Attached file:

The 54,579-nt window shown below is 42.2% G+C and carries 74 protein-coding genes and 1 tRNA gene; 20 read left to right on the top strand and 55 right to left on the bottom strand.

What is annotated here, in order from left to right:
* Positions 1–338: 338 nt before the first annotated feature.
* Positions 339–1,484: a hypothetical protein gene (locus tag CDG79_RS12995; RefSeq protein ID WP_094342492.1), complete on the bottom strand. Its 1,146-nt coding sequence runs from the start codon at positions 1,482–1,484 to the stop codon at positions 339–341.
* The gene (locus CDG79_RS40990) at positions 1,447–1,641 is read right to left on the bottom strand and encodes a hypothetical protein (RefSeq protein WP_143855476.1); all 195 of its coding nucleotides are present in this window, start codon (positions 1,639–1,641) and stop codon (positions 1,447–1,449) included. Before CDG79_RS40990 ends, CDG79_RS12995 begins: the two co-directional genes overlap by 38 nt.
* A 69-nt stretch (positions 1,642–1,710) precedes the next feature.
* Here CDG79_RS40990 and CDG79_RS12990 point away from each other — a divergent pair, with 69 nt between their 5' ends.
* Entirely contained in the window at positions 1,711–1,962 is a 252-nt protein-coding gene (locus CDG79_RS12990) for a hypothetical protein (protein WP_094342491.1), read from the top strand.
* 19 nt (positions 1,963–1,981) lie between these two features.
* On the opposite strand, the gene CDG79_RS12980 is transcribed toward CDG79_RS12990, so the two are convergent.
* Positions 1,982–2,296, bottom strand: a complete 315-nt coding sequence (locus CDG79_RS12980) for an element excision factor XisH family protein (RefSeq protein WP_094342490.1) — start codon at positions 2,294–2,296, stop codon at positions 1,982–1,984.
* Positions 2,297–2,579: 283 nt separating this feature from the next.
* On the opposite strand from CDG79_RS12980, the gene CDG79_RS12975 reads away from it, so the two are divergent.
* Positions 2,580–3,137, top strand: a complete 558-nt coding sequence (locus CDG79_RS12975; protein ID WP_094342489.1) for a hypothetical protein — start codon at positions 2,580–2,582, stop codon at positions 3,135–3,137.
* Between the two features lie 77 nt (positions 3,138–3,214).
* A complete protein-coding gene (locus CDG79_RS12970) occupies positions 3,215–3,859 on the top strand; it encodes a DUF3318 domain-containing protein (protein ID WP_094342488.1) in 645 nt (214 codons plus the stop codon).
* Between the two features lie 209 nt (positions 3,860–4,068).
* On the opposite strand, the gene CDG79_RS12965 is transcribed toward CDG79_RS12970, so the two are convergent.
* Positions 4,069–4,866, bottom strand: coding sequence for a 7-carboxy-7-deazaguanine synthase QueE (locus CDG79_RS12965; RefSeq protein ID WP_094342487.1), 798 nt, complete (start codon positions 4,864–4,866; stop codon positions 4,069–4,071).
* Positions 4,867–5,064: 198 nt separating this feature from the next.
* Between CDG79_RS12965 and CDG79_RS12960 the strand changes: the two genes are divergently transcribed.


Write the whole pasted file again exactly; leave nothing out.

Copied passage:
The 54,579-nt window shown below is 42.2% G+C and carries 74 protein-coding genes and 1 tRNA gene; 20 read left to right on the top strand and 55 right to left on the bottom strand.

What is annotated here, in order from left to right:
* Positions 1–338: 338 nt before the first annotated feature.
* Positions 339–1,484: a hypothetical protein gene (locus tag CDG79_RS12995; RefSeq protein ID WP_094342492.1), complete on the bottom strand. Its 1,146-nt coding sequence runs from the start codon at positions 1,482–1,484 to the stop codon at positions 339–341.
* The gene (locus CDG79_RS40990) at positions 1,447–1,641 is read right to left on the bottom strand and encodes a hypothetical protein (RefSeq protein WP_143855476.1); all 195 of its coding nucleotides are present in this window, start codon (positions 1,639–1,641) and stop codon (positions 1,447–1,449) included. Before CDG79_RS40990 ends, CDG79_RS12995 begins: the two co-directional genes overlap by 38 nt.
* A 69-nt stretch (positions 1,642–1,710) precedes the next feature.
* Here CDG79_RS40990 and CDG79_RS12990 point away from each other — a divergent pair, with 69 nt between their 5' ends.
* Entirely contained in the window at positions 1,711–1,962 is a 252-nt protein-coding gene (locus CDG79_RS12990) for a hypothetical protein (protein WP_094342491.1), read from the top strand.
* 19 nt (positions 1,963–1,981) lie between these two features.
* On the opposite strand, the gene CDG79_RS12980 is transcribed toward CDG79_RS12990, so the two are convergent.
* Positions 1,982–2,296, bottom strand: a complete 315-nt coding sequence (locus CDG79_RS12980) for an element excision factor XisH family protein (RefSeq protein WP_094342490.1) — start codon at positions 2,294–2,296, stop codon at positions 1,982–1,984.
* Positions 2,297–2,579: 283 nt separating this feature from the next.
* On the opposite strand from CDG79_RS12980, the gene CDG79_RS12975 reads away from it, so the two are divergent.
* Positions 2,580–3,137, top strand: a complete 558-nt coding sequence (locus CDG79_RS12975; protein ID WP_094342489.1) for a hypothetical protein — start codon at positions 2,580–2,582, stop codon at positions 3,135–3,137.
* Between the two features lie 77 nt (positions 3,138–3,214).
* A complete protein-coding gene (locus CDG79_RS12970) occupies positions 3,215–3,859 on the top strand; it encodes a DUF3318 domain-containing protein (protein ID WP_094342488.1) in 645 nt (214 codons plus the stop codon).
* Between the two features lie 209 nt (positions 3,860–4,068).
* On the opposite strand, the gene CDG79_RS12965 is transcribed toward CDG79_RS12970, so the two are convergent.
* Positions 4,069–4,866, bottom strand: coding sequence for a 7-carboxy-7-deazaguanine synthase QueE (locus CDG79_RS12965; RefSeq protein ID WP_094342487.1), 798 nt, complete (start codon positions 4,864–4,866; stop codon positions 4,069–4,071).
* Positions 4,867–5,064: 198 nt separating this feature from the next.
* Between CDG79_RS12965 and CDG79_RS12960 the strand changes: the two genes are divergently transcribed.